Mama - and more! This is a blog covering all sorts, but it's the way Zaz writes about yoga and the impact it has had on her life that interests me. I check in every now and again to look for new posts on yoga, there's usually something there.


Mum in the Madhouse - I follow Jen on Instagram and I absolutely love her! Bursting with creative and crafty ideas, her blog is a true slice of creative family life. Quite often crafting, baking and the like is thought of as something mothers and daughters do together, but Jen shows what a load of old crap that tired stereotype is with pictures of her two boys baking, cutting ribbon, painting and creating.

Capture by Lucy - again I follow Lucy on Instagram and I absolutely adore her sense of style, her positive attitude and - well I just love her. Apparently I really like Lucys in general!

I think what all of the above have in common is that they show me what is possible if you follow your heart. They also show that what we tend to consider barriers to personal freedom and fulfilment - families, jobs, careers, children - are all part of the journey. So I suppose we're back to motivational quotes again, because these individuals all help me truly understand that happiness isn't a destination. It absolutely is a way of life.

Instagram is my current favourite network, such a supportive and caring group of mainly women, beautiful images and constant inspiration.

So there you have it. My little online village.

Friday, 10 October 2014

World Mental Health Day: Motherhood and my mental health

Happy World Mental Health Day!

I have become increasingly fixated upon the link between motherhood and mental health.

I'm not talking about post-natal depression, a condition I feel entirely unqualified to comment upon. I mean general mental health in terms of 'how am I feeling today' and 'I feel a bit low and I don't know why'.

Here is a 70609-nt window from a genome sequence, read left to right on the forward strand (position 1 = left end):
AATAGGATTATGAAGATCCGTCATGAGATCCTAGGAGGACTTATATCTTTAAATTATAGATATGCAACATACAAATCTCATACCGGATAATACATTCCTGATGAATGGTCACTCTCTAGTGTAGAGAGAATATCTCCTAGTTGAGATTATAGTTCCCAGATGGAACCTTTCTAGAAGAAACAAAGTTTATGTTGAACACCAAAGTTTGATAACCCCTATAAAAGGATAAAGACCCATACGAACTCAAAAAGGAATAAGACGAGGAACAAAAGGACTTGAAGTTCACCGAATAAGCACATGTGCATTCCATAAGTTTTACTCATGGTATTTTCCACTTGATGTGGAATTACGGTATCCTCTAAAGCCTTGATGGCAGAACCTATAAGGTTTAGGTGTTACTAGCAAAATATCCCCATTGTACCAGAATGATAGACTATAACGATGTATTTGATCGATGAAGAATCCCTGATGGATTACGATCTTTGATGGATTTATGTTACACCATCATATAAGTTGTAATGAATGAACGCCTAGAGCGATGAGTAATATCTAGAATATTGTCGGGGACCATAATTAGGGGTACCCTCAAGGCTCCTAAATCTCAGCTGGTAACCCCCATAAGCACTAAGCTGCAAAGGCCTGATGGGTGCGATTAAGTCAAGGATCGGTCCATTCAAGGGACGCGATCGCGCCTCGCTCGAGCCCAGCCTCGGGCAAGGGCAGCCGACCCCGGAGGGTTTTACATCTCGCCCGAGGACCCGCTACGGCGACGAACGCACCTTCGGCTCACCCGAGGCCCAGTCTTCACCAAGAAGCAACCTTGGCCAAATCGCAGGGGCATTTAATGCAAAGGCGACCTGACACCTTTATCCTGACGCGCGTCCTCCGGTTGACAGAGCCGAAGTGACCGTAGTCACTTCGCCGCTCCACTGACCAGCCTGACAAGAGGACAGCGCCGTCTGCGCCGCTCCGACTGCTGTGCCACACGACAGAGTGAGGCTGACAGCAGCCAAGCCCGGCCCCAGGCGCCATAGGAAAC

Much like physical health, I believe mental health isn't a clear-cut case of 'ill' or 'well'. In the same way you can physically function entirely competently with a cold or an ingrowing toenail, most of us can function entirely competently with a fluctuating state of mental health and wellness.

But in the same way most, if not all, of us get colds from time to time, I also believe most of us have times of feeling more well, and less well, mentally. Stress, pressure, lifestyle factors, and how we feel about ourselves at the core can all impact how well we feel mentally.

As a lifestyle factor motherhood comes with a degree of stress, pressure and a great deal of being flung into the unknown. How we react and respond does depend to some degree upon our mental health and our levels of self-care.

Deep breath. Here's the honesty bit. I've suffered from a mental health condition on and off for years. All my life, I think. Certainly as long as I can remember. But I've never had a name for it.

I'm not, as far as I'm aware, depressed. I can get anxious but I don't suffer from anxiety as a condition.

I'm well aware of the 'symptoms' of my own particular mental health issue. It's best summed up as being 'my own worst enemy'.

Self-doubt, getting in my own way a lot, relentlessly comparing myself to others but always comparing the best of them to the worst of me so I cannot possibly win, self-sacrificing behaviour rather than asserting my own wants and needs, then resentment at 'once again' falling on my own sword.